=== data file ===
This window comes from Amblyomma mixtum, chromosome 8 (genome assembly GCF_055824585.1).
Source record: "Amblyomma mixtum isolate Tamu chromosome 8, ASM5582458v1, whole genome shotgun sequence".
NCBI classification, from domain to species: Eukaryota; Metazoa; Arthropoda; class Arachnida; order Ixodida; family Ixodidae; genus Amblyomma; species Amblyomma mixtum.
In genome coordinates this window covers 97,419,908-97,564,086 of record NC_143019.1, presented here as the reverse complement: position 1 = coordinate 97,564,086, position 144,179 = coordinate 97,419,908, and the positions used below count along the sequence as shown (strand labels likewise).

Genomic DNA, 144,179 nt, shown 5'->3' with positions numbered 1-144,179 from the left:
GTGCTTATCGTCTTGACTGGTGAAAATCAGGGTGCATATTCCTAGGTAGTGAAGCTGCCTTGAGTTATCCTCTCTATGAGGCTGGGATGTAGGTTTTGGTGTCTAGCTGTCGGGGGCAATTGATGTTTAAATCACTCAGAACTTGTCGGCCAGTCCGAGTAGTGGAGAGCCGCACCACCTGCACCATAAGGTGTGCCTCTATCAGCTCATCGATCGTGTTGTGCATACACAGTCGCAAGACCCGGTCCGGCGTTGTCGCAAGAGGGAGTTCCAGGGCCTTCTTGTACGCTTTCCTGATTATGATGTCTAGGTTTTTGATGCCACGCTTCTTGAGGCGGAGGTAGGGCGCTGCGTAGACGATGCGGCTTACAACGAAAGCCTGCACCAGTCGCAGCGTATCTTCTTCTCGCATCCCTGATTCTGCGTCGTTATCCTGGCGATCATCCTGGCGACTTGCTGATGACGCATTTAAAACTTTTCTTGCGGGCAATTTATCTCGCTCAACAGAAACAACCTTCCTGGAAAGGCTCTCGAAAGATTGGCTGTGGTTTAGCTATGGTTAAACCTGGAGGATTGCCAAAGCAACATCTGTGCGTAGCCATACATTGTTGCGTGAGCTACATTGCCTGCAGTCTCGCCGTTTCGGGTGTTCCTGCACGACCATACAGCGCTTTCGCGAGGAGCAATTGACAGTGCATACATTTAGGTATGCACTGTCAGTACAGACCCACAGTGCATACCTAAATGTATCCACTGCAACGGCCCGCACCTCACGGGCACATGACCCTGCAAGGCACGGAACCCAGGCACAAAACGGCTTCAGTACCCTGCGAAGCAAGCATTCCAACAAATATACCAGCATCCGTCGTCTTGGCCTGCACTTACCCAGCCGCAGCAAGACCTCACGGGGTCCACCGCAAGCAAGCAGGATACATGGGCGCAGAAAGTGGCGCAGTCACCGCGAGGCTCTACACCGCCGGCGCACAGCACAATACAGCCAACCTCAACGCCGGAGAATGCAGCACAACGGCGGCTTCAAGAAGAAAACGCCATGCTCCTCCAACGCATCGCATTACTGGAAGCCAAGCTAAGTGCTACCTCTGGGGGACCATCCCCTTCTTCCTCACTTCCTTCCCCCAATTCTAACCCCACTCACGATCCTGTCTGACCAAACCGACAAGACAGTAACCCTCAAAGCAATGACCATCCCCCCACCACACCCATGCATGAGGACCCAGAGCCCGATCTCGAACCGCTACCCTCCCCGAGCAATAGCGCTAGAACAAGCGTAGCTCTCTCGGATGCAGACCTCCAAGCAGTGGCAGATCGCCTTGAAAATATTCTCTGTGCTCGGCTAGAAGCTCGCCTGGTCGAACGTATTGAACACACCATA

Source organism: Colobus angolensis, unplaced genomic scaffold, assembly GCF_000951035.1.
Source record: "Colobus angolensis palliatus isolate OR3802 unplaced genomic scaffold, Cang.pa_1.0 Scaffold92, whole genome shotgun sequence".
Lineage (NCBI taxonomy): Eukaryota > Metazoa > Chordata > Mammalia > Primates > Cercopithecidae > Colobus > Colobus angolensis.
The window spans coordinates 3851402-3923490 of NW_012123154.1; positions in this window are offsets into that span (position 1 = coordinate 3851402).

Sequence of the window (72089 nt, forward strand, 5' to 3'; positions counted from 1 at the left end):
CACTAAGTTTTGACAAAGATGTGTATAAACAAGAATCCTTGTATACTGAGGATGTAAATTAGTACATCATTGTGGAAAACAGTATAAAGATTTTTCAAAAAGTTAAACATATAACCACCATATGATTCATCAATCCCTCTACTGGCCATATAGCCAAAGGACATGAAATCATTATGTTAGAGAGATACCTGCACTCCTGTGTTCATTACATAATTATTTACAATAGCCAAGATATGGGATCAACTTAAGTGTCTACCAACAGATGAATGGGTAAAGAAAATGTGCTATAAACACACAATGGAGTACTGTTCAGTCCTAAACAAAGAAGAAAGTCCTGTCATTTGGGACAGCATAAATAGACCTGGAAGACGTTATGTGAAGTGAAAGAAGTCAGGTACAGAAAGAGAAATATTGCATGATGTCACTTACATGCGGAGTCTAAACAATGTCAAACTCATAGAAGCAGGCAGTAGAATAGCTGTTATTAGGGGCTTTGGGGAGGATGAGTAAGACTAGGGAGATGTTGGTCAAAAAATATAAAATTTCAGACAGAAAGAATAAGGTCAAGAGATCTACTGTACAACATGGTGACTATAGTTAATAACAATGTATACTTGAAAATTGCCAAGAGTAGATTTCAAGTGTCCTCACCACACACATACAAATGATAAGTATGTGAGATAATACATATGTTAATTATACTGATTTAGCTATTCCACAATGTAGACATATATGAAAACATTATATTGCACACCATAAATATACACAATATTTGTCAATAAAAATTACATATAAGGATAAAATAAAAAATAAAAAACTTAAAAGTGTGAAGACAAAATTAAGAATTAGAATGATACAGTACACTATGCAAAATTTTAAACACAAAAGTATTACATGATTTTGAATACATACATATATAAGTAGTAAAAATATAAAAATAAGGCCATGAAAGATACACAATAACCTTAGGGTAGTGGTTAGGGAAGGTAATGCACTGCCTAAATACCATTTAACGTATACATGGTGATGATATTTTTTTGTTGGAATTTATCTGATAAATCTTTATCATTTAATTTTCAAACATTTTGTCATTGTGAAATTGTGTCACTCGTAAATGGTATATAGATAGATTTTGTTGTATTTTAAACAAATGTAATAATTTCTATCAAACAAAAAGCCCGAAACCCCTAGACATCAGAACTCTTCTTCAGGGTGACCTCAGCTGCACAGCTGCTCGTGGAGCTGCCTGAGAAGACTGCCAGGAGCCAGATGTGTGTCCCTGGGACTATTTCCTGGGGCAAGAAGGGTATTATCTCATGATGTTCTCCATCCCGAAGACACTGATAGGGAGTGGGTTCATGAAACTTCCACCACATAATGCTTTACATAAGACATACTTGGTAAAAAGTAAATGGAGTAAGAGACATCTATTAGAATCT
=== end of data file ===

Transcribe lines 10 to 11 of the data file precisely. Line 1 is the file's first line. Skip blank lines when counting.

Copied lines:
The window spans coordinates 3851402-3923490 of NW_012123154.1; positions in this window are offsets into that span (position 1 = coordinate 3851402).

Sequence of the window (72089 nt, forward strand, 5' to 3'; positions counted from 1 at the left end):